Hypoxia Inducible Factors Modulate Mitochondrial Oxygen Consumption and Transcriptional Regulation of Nuclear-Encoded Electron Transport Chain Genes
HJ Hwang, etc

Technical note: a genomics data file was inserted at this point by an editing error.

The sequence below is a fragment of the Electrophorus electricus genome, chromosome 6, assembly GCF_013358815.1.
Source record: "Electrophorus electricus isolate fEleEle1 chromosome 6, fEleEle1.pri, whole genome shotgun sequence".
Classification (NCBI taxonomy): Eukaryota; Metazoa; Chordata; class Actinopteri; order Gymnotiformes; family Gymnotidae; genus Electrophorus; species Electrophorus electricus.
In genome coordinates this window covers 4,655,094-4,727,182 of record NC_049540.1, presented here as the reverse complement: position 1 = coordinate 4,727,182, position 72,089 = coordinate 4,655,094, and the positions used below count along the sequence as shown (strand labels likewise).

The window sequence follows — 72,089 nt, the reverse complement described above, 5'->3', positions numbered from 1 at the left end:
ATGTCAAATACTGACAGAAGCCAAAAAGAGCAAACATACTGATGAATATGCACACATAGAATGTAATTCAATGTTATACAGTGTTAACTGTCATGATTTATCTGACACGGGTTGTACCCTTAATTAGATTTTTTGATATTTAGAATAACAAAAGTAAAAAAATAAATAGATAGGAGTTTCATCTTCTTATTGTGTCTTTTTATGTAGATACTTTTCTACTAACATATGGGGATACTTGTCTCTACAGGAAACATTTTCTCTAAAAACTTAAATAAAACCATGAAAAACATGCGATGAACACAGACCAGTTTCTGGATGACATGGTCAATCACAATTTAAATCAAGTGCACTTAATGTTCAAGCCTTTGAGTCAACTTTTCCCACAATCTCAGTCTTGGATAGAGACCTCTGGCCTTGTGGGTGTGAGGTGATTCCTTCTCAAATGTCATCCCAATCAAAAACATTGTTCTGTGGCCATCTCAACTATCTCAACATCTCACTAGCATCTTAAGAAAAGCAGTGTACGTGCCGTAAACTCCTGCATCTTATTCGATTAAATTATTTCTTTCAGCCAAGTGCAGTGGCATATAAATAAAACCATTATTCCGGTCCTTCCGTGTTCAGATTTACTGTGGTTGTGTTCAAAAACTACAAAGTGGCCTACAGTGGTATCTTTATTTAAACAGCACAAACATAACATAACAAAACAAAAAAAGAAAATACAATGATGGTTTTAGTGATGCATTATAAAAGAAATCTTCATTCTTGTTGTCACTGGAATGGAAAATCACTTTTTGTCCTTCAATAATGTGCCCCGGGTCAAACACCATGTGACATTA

Hypoxia inducible factor-1 (HIF1) is a stress-responsive nuclear transcription factor that is activated with a decrease in oxygen availability. HIF1 regulates the expression of genes involved in a cell’s adaptation to hypoxic stress, including those with mitochondrial specific function. To gain a more comprehensive understanding of the role of HIF1 in mitochondrial homeostasis, we studied the link between hypoxia, HIF1 transactivation, and electron transport chain (ETC) function. We established immortalized mouse embryonic fibroblasts (MEFs) for HIF1a wild-type (WT) and null cells and tested whether HIF1a regulates mitochondrial respiration by modulating gene expressions of nuclear-encoded ETC components. High-throughput quantitative real-time polymerase chain reaction was performed to screen nuclear-encoded mitochondrial genes related to the ETC to identify those whose regulation was HIF1a-dependent. Our data suggest that HIF1a regulates transcription of cytochrome c oxidase (CcO) heart/muscle isoform 7a1 (Cox7a1) under hypoxia, where it is induced 1.5–2.5-fold, whereas Cox4i2 hypoxic induction was HIF1a-independent. We propose that adaptation to hypoxic stress of CcO as the main cellular oxygen consumer is mediated by induction of hypoxia-sensitive tissue-specific isoforms. We suggest that HIF1 plays a central role in maintaining homeostasis in cellular respiration during hypoxic stress via regulation of CcO activity.